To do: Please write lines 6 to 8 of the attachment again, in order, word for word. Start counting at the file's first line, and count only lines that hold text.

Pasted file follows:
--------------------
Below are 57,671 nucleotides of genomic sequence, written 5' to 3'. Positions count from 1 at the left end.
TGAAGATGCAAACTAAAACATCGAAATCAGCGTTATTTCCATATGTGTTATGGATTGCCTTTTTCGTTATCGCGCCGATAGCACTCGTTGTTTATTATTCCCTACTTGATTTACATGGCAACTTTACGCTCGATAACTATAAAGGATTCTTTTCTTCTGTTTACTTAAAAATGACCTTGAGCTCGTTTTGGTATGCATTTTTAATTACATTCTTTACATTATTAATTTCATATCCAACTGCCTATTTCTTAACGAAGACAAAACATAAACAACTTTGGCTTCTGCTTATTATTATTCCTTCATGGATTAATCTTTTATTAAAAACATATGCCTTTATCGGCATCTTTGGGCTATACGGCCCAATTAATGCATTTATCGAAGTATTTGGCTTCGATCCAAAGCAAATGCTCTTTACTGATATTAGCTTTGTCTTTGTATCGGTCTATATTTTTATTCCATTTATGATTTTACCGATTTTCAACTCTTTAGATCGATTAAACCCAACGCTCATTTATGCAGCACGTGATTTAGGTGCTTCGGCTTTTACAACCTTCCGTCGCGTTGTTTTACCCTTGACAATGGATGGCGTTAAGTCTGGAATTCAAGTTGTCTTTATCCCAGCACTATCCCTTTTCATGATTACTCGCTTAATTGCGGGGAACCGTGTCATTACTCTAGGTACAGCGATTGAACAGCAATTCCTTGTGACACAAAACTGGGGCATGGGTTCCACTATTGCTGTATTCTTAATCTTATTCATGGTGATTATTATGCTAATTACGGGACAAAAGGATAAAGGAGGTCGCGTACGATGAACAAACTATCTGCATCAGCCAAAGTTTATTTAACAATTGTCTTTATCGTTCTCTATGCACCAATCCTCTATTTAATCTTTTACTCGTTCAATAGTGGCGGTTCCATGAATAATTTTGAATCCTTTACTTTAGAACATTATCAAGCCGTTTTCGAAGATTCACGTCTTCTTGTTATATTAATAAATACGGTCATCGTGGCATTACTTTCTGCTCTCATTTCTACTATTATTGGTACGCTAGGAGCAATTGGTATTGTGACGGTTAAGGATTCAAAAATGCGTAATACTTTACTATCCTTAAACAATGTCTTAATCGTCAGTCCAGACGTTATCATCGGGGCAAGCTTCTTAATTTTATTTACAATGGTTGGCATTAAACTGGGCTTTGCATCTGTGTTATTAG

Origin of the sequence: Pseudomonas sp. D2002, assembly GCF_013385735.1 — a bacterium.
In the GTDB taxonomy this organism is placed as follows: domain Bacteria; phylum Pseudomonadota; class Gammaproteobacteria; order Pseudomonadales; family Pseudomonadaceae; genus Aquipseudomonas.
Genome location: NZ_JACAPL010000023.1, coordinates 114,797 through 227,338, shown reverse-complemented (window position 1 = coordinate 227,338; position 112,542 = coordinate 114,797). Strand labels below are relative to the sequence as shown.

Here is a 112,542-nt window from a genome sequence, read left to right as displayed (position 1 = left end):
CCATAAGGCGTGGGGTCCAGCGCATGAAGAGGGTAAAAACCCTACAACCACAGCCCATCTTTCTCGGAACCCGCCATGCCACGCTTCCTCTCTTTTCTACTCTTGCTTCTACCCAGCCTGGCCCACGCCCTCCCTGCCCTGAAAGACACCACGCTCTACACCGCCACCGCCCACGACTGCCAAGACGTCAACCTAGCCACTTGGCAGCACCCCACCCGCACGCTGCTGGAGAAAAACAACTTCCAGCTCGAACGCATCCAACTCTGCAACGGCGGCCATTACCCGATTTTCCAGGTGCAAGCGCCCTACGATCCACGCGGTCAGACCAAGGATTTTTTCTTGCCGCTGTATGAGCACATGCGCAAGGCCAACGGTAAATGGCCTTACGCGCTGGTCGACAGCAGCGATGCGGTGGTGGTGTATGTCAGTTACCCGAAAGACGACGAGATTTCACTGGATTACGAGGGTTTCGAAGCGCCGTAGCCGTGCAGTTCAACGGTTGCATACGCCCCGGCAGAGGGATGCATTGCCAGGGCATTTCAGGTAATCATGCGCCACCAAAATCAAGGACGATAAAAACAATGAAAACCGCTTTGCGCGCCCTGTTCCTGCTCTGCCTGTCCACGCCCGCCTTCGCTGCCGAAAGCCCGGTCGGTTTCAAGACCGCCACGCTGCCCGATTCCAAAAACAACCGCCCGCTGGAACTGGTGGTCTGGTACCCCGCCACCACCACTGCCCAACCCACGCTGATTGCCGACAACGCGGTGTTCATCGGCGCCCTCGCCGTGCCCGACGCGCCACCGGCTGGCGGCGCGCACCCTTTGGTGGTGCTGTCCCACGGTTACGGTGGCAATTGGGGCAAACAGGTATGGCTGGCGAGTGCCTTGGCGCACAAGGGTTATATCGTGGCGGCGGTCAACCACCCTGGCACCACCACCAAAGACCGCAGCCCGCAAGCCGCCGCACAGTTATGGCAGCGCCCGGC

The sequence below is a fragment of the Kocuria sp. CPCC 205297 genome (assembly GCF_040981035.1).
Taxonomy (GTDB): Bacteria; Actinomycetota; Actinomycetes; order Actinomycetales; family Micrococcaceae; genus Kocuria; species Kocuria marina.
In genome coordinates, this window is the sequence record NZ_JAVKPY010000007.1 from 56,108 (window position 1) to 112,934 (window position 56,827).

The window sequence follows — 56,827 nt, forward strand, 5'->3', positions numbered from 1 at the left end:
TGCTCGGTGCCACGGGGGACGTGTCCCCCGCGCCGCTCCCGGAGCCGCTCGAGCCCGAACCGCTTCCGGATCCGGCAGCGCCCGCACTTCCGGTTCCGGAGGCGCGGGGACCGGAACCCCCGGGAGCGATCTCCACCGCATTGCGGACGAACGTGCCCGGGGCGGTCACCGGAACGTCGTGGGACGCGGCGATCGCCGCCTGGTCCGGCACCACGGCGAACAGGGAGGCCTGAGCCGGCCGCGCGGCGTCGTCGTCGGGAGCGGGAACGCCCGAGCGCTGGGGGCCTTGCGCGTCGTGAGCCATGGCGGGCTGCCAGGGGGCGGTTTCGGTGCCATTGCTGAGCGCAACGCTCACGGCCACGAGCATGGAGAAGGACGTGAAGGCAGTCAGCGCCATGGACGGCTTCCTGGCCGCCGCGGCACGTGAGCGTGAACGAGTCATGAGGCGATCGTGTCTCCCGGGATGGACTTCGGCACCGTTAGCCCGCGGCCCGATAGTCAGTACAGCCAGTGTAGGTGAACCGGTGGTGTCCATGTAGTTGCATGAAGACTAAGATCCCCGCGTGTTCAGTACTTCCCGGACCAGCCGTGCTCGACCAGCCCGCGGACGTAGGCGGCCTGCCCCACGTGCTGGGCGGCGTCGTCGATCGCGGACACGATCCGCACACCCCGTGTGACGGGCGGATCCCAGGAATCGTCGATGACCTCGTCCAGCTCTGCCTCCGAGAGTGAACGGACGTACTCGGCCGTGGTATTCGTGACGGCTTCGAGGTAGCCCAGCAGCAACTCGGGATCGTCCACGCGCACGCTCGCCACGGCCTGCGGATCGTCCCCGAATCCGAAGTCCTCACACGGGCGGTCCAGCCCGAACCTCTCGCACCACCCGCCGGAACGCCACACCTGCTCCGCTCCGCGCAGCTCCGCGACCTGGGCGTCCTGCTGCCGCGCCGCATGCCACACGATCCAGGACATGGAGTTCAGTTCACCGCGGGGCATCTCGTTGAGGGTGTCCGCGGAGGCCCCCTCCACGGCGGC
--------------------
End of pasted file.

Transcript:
Here is a 112,542-nt window from a genome sequence, read left to right as displayed (position 1 = left end):
CCATAAGGCGTGGGGTCCAGCGCATGAAGAGGGTAAAAACCCTACAACCACAGCCCATCTTTCTCGGAACCCGCCATGCCACGCTTCCTCTCTTTTCTACTCTTGCTTCTACCCAGCCTGGCCCACGCCCTCCCTGCCCTGAAAGACACCACGCTCTACACCGCCACCGCCCACGACTGCCAAGACGTCAACCTAGCCACTTGGCAGCACCCCACCCGCACGCTGCTGGAGAAAAACAACTTCCAGCTCGAACGCATCCAACTCTGCAACGGCGGCCATTACCCGATTTTCCAGGTGCAAGCGCCCTACGATCCACGCGGTCAGACCAAGGATTTTTTCTTGCCGCTGTATGAGCACATGCGCAAGGCCAACGGTAAATGGCCTTACGCGCTGGTCGACAGCAGCGATGCGGTGGTGGTGTATGTCAGTTACCCGAAAGACGACGAGATTTCACTGGATTACGAGGGTTTCGAAGCGCCGTAGCCGTGCAGTTCAACGGTTGCATACGCCCCGGCAGAGGGATGCATTGCCAGGGCATTTCAGGTAATCATGCGCCACCAAAATCAAGGACGATAAAAACAATGAAAACCGCTTTGCGCGCCCTGTTCCTGCTCTGCCTGTCCACGCCCGCCTTCGCTGCCGAAAGCCCGGTCGGTTTCAAGACCGCCACGCTGCCCGATTCCAAAAACAACCGCCCGCTGGAACTGGTGGTCTGGTACCCCGCCACCACCACTGCCCAACCCACGCTGATTGCCGACAACGCGGTGTTCATCGGCGCCCTCGCCGTGCCCGACGCGCCACCGGCTGGCGGCGCGCACCCTTTGGTGGTGCTGTCCCACGGTTACGGTGGCAATTGGGGCAAACAGGTATGGCTGGCGAGTGCCTTGGCGCACAAGGGTTATATCGTGGCGGCGGTCAACCACCCTGGCACCACCACCAAAGACCGCAGCCCGCAAGCCGCCGCACAGTTATGGCAGCGCCCGGC

The sequence below is a fragment of the Kocuria sp. CPCC 205297 genome (assembly GCF_040981035.1).